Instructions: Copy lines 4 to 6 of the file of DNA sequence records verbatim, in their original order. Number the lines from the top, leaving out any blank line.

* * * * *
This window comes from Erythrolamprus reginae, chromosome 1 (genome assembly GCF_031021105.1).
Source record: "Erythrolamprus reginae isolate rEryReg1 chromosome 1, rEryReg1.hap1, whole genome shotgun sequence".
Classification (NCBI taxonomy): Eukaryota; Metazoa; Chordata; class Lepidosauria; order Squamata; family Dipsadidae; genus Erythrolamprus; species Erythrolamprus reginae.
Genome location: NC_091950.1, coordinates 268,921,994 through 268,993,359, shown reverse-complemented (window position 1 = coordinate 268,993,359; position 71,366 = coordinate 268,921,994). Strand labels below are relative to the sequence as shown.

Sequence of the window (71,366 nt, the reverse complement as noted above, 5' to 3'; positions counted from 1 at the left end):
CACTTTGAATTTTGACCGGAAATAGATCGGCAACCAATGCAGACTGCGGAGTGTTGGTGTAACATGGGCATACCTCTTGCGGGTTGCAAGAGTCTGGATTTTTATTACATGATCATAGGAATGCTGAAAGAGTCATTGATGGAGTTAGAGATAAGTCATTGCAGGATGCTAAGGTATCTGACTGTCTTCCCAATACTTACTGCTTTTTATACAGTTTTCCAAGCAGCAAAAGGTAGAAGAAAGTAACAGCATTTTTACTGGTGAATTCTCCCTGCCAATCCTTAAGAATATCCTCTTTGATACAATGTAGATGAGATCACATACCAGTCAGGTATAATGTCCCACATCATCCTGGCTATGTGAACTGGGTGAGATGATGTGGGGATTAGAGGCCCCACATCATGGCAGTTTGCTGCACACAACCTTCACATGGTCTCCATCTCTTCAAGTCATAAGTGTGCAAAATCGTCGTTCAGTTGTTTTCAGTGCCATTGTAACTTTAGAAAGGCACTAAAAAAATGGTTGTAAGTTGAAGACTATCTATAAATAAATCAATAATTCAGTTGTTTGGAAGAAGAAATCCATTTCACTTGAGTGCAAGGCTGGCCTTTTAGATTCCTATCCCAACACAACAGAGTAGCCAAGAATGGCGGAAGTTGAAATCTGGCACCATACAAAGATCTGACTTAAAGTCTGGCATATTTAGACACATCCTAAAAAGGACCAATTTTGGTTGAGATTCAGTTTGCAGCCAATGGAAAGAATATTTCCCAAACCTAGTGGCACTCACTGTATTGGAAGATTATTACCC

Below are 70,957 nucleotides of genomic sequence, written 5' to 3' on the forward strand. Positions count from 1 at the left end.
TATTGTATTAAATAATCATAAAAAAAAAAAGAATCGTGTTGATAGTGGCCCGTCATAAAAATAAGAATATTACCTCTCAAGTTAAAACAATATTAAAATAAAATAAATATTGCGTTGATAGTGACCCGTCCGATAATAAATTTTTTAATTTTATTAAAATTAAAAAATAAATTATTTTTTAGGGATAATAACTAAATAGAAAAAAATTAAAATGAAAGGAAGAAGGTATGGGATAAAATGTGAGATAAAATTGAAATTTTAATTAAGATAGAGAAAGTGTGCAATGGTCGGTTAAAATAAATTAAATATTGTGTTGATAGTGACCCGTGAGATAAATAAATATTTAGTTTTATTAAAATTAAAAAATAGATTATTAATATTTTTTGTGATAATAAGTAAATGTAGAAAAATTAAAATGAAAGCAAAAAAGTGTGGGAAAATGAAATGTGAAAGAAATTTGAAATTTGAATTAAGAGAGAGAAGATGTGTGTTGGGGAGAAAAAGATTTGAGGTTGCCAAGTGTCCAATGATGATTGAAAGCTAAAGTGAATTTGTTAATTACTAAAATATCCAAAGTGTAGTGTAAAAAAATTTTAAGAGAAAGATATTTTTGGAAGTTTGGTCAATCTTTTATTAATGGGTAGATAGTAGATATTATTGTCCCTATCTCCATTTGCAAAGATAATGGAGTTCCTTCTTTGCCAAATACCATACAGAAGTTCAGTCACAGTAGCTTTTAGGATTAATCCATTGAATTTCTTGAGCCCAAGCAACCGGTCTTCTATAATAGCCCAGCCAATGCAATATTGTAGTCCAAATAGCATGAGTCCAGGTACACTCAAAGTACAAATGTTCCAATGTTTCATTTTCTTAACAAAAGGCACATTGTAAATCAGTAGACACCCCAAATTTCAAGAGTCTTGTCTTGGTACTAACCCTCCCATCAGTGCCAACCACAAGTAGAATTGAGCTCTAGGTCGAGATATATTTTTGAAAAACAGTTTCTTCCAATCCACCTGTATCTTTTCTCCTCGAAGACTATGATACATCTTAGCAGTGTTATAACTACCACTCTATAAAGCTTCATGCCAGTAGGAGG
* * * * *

Genome location: NC_091950.1, coordinates 268,921,994 through 268,993,359, shown reverse-complemented (window position 1 = coordinate 268,993,359; position 71,366 = coordinate 268,921,994). Strand labels below are relative to the sequence as shown.

Sequence of the window (71,366 nt, the reverse complement as noted above, 5' to 3'; positions counted from 1 at the left end):
CACTTTGAATTTTGACCGGAAATAGATCGGCAACCAATGCAGACTGCGGAGTGTTGGTGTAACATGGGCATACCTCTTGCGGGTTGCAAGAGTCTGGATTTTTATTACATGATCATAGGAATGCTGAAAGAGTCATTGATGGAGTTAGAGATAAGTCATTGCAGGATGCTAAGGTATCTGACTGTCTTCCCAATACTTACTGCTTTTTATACAGTTTTCCAAGCAGCAAAAGGTAGAAGAAAGTAACAGCATTTTTACTGGTGAATTCTCCCTGCCAATCCTTAAGAATATCCTCTTTGATACAATGTAGATGAGATCACATACCAGTCAGGTATAATGTCCCACATCATCCTGGCTATGTGAACTGGGTGAGATGATGTGGGGATTAGAGGCCCCACATCATGGCAGTTTGCTGCACACAACCTTCACATGGTCTCCATCTCTTCAAGTCATAAGTGTGCAAAATCGTCGTTCAGTTGTTTTCAGTGCCATTGTAACTTTAGAAAGGCACTAAAAAAATGGTTGTAAGTTGAAGACTATCTATAAATAAATCAATAATTCAGTTGTTTGGAAGAAGAAATCCATTTCACTTGAGTGCAAGGCTGGCCTTTTAGATTCCTATCCCAACACAACAGAGTAGCCAAGAATGGCGGAAGTTGAAATCTGGCACCATACAAAGATCTGACTTAAAGTCTGGCATATTTAGACACATCCTAAAAAGGACCAATTTTGGTTGAGATTCAGTTTGCAGCCAATGGAAAGAATATTTCCCAAACCTAGTGGCACTCACTGTATTGGAAGATTATTACCC